I'm cautiously optimistic about what's happening in the genre: we're certainly seeing a slow shift to more visibility for authors of colour (who have started appearing on awards lists), after seeing a slow shift to more visibility for women. It's however, not a huge shift: there are still huge problems for women/POCs working in the field (two or three recent debacles illustrated that point all too clearly), a worrying tendency of a large amount of people to dismiss "girly writing" as either YA or "not real SF" ("not real SF" has been a favourite normative tool for about as long as I can remember); and huge visibility issues for non-Western, non-Anglophone writers in spite of the efforts of places such as The World SF Blog and Europa SF. I have high hopes that things will get better, but I think it's going to take a lot of time and a lot of work...

NoaF: You’ve written about the poor representation of mixed-race/multicultural individuals in science fiction and fantasy, and specifically, on the tendency of authors to exocitize mixed-race characters, and to position them as somehow inevitably “torn between two worlds” in inevitably problematic ways. Could you speak a little to that topic? What would you like to see change in how SF/F authors portray mixed race/multicultural characters?

I complained about this topic on my blog, but the gist of it is that mixed-race characters in SFF are either entirely absent (as if people from different races/countries) never thought of marrying, or, if they are present, do a surprisingly good impression of the Tragic Mulatto, doomed to angst and suicide simply by virtue of their blood.

One book I read had a character pick a lobotomy rather than continuing to be suspended between two worlds, which made me want to throw it against the wall until it broke; and plenty of other books fling around terms like "mongrel" and "half-breed" without realising how freaking offensive there are. I really wish more SFF authors thought about the meaning of words that they used; and thought about the implications of what they're saying about mixed-race characters. But this goes for ethnic minorities as well; reaching for the cliché self is unfortunately very easy, and I know I've done it several times. It takes work to avoid perpetuating the dominant narratives of your culture.

NoaF: Another hot-button issue in SF/F is where or how to draw the line between a sophisticated exploration of a culture you weren’t born into/raised in and icky cultural appropriation. I’m one of those people who wants writers to draw on more than just “their own stuff,” in part because of boredom with the endless parade of “alt-Britain” fantasy and “America in Space” science fiction, but also because of my own, complicated personal background. Unfortunately, I also find a lot of attempts—particularly by Western authors—to be horribly appropriative. As far as I’m concerned, you’re one of the people who got it right, with your Aztec-based Obsidian and Blood trilogy. How did you approach writing about another culture/history? What were the challenges and how did you attempt to overcome them?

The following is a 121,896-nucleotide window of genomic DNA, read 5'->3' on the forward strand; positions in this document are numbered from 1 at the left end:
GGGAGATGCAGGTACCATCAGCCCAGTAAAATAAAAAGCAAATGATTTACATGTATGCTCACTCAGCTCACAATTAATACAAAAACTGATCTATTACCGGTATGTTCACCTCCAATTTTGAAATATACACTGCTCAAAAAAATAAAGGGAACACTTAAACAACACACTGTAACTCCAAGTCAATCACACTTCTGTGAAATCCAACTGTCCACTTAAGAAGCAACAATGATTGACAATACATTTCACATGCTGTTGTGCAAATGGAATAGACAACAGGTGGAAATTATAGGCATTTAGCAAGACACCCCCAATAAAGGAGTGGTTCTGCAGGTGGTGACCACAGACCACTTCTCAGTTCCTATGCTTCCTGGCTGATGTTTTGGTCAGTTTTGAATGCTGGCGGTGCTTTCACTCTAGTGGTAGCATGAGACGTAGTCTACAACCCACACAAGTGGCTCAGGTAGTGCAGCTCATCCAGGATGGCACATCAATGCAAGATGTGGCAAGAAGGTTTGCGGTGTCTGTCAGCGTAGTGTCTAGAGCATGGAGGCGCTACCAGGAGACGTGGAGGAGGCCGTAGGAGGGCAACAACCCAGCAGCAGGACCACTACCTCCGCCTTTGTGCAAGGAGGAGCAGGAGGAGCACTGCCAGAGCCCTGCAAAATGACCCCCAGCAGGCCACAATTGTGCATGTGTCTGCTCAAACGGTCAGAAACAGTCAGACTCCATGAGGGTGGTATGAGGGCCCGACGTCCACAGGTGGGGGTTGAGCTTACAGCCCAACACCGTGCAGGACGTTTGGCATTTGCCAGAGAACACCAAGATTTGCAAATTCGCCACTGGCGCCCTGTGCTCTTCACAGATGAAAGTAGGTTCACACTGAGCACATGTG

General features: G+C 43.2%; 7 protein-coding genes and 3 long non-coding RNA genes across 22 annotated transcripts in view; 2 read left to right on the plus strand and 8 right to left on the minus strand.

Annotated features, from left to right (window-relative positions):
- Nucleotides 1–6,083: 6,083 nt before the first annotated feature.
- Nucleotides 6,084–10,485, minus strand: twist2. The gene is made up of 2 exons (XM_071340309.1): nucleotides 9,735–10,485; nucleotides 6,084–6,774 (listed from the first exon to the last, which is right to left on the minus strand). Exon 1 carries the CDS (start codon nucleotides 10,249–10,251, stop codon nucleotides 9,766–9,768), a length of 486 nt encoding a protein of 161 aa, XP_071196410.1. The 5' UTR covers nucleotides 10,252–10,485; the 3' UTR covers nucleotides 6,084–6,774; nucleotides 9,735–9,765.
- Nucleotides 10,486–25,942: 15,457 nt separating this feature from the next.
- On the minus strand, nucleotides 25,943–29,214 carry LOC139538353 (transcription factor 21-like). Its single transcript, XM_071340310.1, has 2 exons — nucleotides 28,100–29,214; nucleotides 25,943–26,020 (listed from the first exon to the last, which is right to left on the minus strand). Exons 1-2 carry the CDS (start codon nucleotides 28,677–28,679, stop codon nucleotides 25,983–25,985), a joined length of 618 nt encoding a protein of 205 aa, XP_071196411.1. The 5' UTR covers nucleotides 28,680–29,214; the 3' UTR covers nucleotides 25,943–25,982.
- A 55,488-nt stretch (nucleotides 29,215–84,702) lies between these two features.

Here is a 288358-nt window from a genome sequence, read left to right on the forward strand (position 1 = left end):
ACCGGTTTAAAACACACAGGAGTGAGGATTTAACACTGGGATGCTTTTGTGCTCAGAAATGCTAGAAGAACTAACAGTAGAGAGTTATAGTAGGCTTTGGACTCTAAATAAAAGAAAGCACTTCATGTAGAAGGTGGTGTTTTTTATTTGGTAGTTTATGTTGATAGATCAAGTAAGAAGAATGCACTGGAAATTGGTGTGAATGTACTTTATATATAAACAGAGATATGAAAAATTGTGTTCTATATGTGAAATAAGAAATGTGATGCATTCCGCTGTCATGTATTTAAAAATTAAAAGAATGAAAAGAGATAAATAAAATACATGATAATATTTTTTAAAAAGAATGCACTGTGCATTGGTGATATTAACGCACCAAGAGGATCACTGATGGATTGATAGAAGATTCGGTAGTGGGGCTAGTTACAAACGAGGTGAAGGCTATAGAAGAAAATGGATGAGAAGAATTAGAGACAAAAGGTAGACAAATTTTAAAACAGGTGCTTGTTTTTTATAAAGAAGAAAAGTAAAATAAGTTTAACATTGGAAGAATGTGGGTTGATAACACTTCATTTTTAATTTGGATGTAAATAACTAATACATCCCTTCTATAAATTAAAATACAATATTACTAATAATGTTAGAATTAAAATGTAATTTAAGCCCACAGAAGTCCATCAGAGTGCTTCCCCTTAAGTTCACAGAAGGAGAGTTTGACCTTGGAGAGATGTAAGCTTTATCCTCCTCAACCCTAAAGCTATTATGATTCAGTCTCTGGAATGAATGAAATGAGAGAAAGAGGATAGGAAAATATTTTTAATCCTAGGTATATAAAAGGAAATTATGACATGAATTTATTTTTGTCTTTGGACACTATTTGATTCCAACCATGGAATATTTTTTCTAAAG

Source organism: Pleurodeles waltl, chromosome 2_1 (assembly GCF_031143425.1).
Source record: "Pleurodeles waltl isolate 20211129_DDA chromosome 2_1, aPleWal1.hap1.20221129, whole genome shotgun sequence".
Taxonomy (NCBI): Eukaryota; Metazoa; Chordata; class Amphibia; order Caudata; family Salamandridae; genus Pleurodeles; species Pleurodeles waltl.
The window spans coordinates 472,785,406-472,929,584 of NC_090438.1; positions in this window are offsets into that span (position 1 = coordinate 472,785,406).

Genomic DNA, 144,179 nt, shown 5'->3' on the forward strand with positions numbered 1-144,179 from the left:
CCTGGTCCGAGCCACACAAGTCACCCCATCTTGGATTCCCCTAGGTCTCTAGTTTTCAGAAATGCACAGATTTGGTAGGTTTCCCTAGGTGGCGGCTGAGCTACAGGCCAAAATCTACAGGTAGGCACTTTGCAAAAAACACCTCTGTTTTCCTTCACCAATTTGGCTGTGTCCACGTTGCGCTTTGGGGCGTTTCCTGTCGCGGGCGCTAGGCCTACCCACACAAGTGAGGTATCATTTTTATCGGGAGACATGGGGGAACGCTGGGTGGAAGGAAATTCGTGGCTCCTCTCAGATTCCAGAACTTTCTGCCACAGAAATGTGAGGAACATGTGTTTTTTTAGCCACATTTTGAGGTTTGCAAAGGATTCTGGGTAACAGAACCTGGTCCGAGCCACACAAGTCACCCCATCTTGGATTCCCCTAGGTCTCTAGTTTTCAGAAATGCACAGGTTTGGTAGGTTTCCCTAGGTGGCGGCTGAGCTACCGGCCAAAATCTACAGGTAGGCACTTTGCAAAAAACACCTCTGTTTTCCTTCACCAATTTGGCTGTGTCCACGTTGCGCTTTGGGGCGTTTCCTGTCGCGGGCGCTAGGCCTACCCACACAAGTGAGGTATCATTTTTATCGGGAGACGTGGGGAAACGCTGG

At the time I wrote Obsidian and Blood, I deliberately set out to tell the stories of the Aztecs as a civilisation in their own right--not Barbarians, not doomed savages--which is why I picked a time long before the Conquest as a setting for the books. I tried to do the best research that I could by consulting a variety of sources that were as close to primary as possible (ie not the Spanish or Western-filtered accounts that were written during or after the Conquest), though those written sources are hard to find, and above all I tried to keep in mind that this was a civilisation with a mindset that was very different from our 21st-Century one and that I shouldn't try superimposing my cultural mores on them.
In retrospect, this is very much a harder exercise than I envisioned--as I said, it's really hard to leave behind your own culture, which informs everything you write, and I'm pretty sure I committed a number of mistakes in writing my plot and characters. 

I'm not saying I wouldn't do that kind of exercise again, but if I did I'm not entirely sure I would pick the Aztecs again: they're a really marginalised culture, and there are so few books about them that I get the uncomfortable feeling that people will take their impression of what the civilisation was like from mine; and that I'm basically drowning out the voice of their descendants in case they want to write such books. I have less qualms, for instance, in writing about Ancient China and China (partly because China is closer to my cultural baseline due to several centuries of Chinese colonisation in Vietnam), and partly because there are many books written by Chinese and hyphenated Chinese, and I don't feel like I'm taking the privilege of speaking for them, if it makes sense?

NoaF: Now that we’ve neatly segued back to your work, what can your fans look forward to in the next could years: more short fiction or a return to writing novels? Say, how about a space operatic trilogy set in the Xuya universe? Not that I’ve thought about this topic already or anything…

(Laughs.) I have thought of writing a space opera book set in the Xuya universe, but I don't feel mature enough on that yet! At the moment I'm focusing on a urban fantasy novel set in a post-apocalyptic Paris with fallen angels and Vietnamese dragons, but due to pregnancy fatigue the entire thing is going far more slowly than I thought it would... I'm also working on a number of shorts for anthologies, at least one of which is set in the Xuya universe.

NoaF: For the last question, I’d like to give you a chance to plug your favorite authors. Who should nerds of a feather readers have on their radar?

I'm going to focus on people that might not necessarily on the radar already: Zen Cho's fiction is always poised halfway between poignant and hilarious, and it's easy to see why she's on the ballot for the Campbell Award for Best New Writer this year. Rochita Loenen-Ruiz writes beautiful stories in complex, lived-in worlds inspired by her Filipino heritage. Benjanun Sriduangkaew has been everywhere this year, and doesn't need my help to plug her stories--but her use of the language is searing, and she's great at examining our assumptions about gender and culture in rich and complex societies.